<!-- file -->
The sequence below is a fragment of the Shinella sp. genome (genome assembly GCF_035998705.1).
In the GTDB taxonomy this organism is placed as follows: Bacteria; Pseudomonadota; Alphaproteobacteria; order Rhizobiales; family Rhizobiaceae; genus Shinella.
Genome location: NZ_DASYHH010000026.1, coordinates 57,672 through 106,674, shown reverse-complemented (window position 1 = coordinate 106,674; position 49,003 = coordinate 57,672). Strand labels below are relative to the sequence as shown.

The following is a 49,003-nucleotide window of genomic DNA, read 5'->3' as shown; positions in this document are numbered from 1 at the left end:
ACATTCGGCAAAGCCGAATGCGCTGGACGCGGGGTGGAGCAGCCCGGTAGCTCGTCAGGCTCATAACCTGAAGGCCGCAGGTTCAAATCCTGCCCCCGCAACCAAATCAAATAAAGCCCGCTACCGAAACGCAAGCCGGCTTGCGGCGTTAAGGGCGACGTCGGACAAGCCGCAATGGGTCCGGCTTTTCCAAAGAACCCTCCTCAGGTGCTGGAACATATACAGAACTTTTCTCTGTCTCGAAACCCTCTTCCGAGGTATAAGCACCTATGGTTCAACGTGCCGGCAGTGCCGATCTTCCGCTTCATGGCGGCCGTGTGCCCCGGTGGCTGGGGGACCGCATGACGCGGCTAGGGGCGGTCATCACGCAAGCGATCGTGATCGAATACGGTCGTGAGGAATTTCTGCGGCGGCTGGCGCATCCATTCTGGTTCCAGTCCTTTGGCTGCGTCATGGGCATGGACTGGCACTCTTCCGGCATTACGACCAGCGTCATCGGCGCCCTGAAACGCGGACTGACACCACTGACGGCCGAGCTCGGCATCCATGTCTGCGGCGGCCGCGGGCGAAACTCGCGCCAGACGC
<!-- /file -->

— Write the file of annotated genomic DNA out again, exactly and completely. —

The sequence below is a fragment of the Shinella sp. genome (genome assembly GCF_035998705.1).
In the GTDB taxonomy this organism is placed as follows: Bacteria; Pseudomonadota; Alphaproteobacteria; order Rhizobiales; family Rhizobiaceae; genus Shinella.
Genome location: NZ_DASYHH010000026.1, coordinates 57,672 through 106,674, shown reverse-complemented (window position 1 = coordinate 106,674; position 49,003 = coordinate 57,672). Strand labels below are relative to the sequence as shown.

The following is a 49,003-nucleotide window of genomic DNA, read 5'->3' as shown; positions in this document are numbered from 1 at the left end:
ACATTCGGCAAAGCCGAATGCGCTGGACGCGGGGTGGAGCAGCCCGGTAGCTCGTCAGGCTCATAACCTGAAGGCCGCAGGTTCAAATCCTGCCCCCGCAACCAAATCAAATAAAGCCCGCTACCGAAACGCAAGCCGGCTTGCGGCGTTAAGGGCGACGTCGGACAAGCCGCAATGGGTCCGGCTTTTCCAAAGAACCCTCCTCAGGTGCTGGAACATATACAGAACTTTTCTCTGTCTCGAAACCCTCTTCCGAGGTATAAGCACCTATGGTTCAACGTGCCGGCAGTGCCGATCTTCCGCTTCATGGCGGCCGTGTGCCCCGGTGGCTGGGGGACCGCATGACGCGGCTAGGGGCGGTCATCACGCAAGCGATCGTGATCGAATACGGTCGTGAGGAATTTCTGCGGCGGCTGGCGCATCCATTCTGGTTCCAGTCCTTTGGCTGCGTCATGGGCATGGACTGGCACTCTTCCGGCATTACGACCAGCGTCATCGGCGCCCTGAAACGCGGACTGACACCACTGACGGCCGAGCTCGGCATCCATGTCTGCGGCGGCCGCGGGCGAAACTCGCGCCAGACGC